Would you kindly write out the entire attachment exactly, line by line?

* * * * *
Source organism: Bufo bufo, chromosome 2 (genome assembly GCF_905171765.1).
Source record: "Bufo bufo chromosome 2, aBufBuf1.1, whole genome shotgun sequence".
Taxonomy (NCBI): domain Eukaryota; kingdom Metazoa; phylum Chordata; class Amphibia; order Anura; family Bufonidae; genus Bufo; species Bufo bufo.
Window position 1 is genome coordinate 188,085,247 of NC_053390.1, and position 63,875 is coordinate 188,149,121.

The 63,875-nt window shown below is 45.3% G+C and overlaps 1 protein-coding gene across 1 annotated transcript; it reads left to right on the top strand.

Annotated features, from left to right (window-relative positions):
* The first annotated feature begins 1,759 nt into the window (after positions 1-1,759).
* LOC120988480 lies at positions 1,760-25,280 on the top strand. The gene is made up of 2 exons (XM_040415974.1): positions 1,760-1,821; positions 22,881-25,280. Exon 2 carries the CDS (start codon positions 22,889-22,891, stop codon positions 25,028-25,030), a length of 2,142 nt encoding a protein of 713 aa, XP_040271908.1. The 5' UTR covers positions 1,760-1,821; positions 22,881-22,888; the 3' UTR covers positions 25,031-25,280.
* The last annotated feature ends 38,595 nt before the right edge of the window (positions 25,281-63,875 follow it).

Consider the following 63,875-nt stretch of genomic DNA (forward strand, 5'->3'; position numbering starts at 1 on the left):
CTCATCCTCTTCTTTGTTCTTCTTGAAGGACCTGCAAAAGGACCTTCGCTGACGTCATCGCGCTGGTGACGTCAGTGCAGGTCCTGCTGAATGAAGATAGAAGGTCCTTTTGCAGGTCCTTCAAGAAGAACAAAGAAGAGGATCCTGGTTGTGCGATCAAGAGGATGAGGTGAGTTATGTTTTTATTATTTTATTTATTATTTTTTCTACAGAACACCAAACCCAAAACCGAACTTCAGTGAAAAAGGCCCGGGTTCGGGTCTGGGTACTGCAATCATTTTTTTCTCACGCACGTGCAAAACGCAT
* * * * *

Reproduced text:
Source organism: Bufo bufo, chromosome 2 (genome assembly GCF_905171765.1).
Source record: "Bufo bufo chromosome 2, aBufBuf1.1, whole genome shotgun sequence".
Taxonomy (NCBI): domain Eukaryota; kingdom Metazoa; phylum Chordata; class Amphibia; order Anura; family Bufonidae; genus Bufo; species Bufo bufo.
Window position 1 is genome coordinate 188,085,247 of NC_053390.1, and position 63,875 is coordinate 188,149,121.

The 63,875-nt window shown below is 45.3% G+C and overlaps 1 protein-coding gene across 1 annotated transcript; it reads left to right on the top strand.

Annotated features, from left to right (window-relative positions):
* The first annotated feature begins 1,759 nt into the window (after positions 1-1,759).
* LOC120988480 lies at positions 1,760-25,280 on the top strand. The gene is made up of 2 exons (XM_040415974.1): positions 1,760-1,821; positions 22,881-25,280. Exon 2 carries the CDS (start codon positions 22,889-22,891, stop codon positions 25,028-25,030), a length of 2,142 nt encoding a protein of 713 aa, XP_040271908.1. The 5' UTR covers positions 1,760-1,821; positions 22,881-22,888; the 3' UTR covers positions 25,031-25,280.
* The last annotated feature ends 38,595 nt before the right edge of the window (positions 25,281-63,875 follow it).

Consider the following 63,875-nt stretch of genomic DNA (forward strand, 5'->3'; position numbering starts at 1 on the left):
CTCATCCTCTTCTTTGTTCTTCTTGAAGGACCTGCAAAAGGACCTTCGCTGACGTCATCGCGCTGGTGACGTCAGTGCAGGTCCTGCTGAATGAAGATAGAAGGTCCTTTTGCAGGTCCTTCAAGAAGAACAAAGAAGAGGATCCTGGTTGTGCGATCAAGAGGATGAGGTGAGTTATGTTTTTATTATTTTATTTATTATTTTTTCTACAGAACACCAAACCCAAAACCGAACTTCAGTGAAAAAGGCCCGGGTTCGGGTCTGGGTACTGCAATCATTTTTTTCTCACGCACGTGCAAAACGCAT